The Big Sick — 8/10

THE BIG SICK (2017, Michael Showalter)

Really puts into perspective just how off-key so many failed attempts at this genre are. First of all, there hasn’t been a straight-up romantic comedy this good since probably NOTTING HILL (and, perhaps not coincidentally, the final scenes of both films are extremely similar), and in addition, it handles the intricacies of immigrant families (and interracial relationships) with nuance, complex detail, and earnest understanding.

Take for example the slapstick version of Indian parents in Netflix’s MASTER OF NONE from Aziz Ansari. No doubt his version stems from deep truths, but he casts his own parents (who are not actors, and are terrible at acting) and writes his scenarios with simplified arcs. What Nanjiani has done here (with deeply felt direction from Showalter) is present a Pakistani family with similar reservations but characters that extend beyond the screen; they’re stars of their own movies, not supporting roles in Kumail’s.

Then there’s the treatment of stand-up comedy — usually the domain of sad-clown clichés (where creators love to dig into the drama of “trying to make it,” and showing the dark side of this cutthroat business), here it’s just a solid creative outlet full of a variety of people, skilled and unskilled, that lack the psychoses of characters in everything from PUNCHLINE to I’M DYING UP HERE. Nanjiani plays a version of himself in the same way Louis CK or Jerry Seinfeld have done, but he’s done an excellent job of proving wrong his parents’ (and everyone else’s, perhaps) stereotypes about the business. [That said, I could have done without the set-that-goes-wrong-because-the-comic-gets-real sequence, which has been overdone to death ever since Tig Notaro nailed it in real life].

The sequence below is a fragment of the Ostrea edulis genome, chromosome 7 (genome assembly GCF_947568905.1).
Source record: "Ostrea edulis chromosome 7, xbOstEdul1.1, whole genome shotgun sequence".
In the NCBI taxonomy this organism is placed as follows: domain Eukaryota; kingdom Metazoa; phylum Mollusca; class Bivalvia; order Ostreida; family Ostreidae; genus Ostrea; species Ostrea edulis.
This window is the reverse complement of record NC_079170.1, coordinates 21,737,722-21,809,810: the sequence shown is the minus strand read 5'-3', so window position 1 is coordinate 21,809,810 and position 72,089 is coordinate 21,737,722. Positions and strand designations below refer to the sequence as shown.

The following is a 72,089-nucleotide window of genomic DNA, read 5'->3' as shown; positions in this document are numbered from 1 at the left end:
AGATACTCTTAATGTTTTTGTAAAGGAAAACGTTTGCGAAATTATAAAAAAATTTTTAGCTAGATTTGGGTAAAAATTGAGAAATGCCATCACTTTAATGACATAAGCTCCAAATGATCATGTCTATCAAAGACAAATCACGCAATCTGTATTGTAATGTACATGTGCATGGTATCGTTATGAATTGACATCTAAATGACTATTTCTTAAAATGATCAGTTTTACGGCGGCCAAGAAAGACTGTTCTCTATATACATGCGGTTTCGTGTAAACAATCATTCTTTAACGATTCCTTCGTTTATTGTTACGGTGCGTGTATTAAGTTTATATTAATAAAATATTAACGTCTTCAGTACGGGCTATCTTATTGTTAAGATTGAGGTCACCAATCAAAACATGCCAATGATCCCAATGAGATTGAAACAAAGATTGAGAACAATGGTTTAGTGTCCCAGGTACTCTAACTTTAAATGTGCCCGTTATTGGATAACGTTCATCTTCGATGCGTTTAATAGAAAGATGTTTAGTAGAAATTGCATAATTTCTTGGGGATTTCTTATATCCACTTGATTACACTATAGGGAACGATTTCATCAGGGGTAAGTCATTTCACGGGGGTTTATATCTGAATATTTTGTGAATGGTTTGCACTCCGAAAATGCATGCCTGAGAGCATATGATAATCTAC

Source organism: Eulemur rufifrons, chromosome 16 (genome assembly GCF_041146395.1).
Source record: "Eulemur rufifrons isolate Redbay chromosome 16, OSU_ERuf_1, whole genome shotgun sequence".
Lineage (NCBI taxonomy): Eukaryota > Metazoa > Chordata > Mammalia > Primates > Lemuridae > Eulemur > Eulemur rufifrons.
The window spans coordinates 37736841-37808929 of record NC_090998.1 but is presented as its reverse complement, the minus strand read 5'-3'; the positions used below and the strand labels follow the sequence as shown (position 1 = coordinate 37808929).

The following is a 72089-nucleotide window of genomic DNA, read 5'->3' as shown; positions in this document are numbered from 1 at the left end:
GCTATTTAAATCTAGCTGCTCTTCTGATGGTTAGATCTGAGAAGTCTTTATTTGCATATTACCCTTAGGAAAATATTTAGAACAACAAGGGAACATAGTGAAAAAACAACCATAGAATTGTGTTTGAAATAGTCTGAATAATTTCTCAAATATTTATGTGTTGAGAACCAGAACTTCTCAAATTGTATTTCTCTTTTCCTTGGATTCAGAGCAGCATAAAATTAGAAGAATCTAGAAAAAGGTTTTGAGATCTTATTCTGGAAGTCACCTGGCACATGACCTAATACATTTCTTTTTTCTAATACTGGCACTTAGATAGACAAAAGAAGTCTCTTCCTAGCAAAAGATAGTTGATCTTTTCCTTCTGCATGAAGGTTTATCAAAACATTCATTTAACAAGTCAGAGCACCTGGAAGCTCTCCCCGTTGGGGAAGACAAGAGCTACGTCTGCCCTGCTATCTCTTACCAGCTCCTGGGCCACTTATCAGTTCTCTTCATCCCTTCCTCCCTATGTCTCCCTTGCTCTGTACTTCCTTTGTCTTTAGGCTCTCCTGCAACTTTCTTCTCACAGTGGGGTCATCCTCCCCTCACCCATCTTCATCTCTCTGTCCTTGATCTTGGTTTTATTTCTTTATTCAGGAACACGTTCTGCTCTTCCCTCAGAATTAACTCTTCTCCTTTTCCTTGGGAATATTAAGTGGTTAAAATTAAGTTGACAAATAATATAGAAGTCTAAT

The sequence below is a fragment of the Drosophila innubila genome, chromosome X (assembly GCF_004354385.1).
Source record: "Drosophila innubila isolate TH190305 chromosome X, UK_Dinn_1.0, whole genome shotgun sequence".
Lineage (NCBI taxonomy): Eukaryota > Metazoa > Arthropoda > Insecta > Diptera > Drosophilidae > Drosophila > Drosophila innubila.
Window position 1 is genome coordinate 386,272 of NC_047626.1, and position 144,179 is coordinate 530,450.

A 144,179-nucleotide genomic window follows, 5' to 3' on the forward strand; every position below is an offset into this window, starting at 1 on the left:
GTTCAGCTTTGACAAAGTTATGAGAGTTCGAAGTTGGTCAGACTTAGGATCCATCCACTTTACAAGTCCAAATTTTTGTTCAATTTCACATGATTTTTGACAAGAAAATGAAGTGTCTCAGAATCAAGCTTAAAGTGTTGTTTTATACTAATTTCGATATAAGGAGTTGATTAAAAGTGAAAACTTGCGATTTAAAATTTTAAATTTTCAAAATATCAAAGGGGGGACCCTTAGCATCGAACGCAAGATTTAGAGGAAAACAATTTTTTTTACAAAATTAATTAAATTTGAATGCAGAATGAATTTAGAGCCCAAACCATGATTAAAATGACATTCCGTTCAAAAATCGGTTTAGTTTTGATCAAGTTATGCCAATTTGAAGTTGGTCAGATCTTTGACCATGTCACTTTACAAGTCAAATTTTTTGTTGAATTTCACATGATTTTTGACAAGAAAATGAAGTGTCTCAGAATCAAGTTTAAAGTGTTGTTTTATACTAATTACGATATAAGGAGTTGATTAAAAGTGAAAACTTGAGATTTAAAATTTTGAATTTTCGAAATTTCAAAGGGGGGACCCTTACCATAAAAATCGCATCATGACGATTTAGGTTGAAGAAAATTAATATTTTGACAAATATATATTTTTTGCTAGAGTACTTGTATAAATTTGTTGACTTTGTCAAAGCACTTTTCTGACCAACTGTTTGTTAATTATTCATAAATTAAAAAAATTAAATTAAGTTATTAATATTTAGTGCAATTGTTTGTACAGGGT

As for the supporting roles, the cast is overflowing with talent. Ray Romano and Holly Hunter are both incredible: believable and uproarious in all the right ways. Small turns from people like Bo Burnham and Aidy Bryant also find the right tone. Showalter, while not exactly Edgar Wright with the camera, nonetheless knows comedy as well as any filmmaker in America, and this thing is bursting with huge laughs. And they’re earned laughs, and they come from a real place that’s deeply human and heartfelt. That makes the gear-shift to sad, tension-filled drama a graceful one — it’s never too maudlin or cheaply sentimental. These are tough things to get right, and even if you can’t put your finger on one thing this film does that’s extraordinary, just compare it to everything else and you’ll realize just how special it is.

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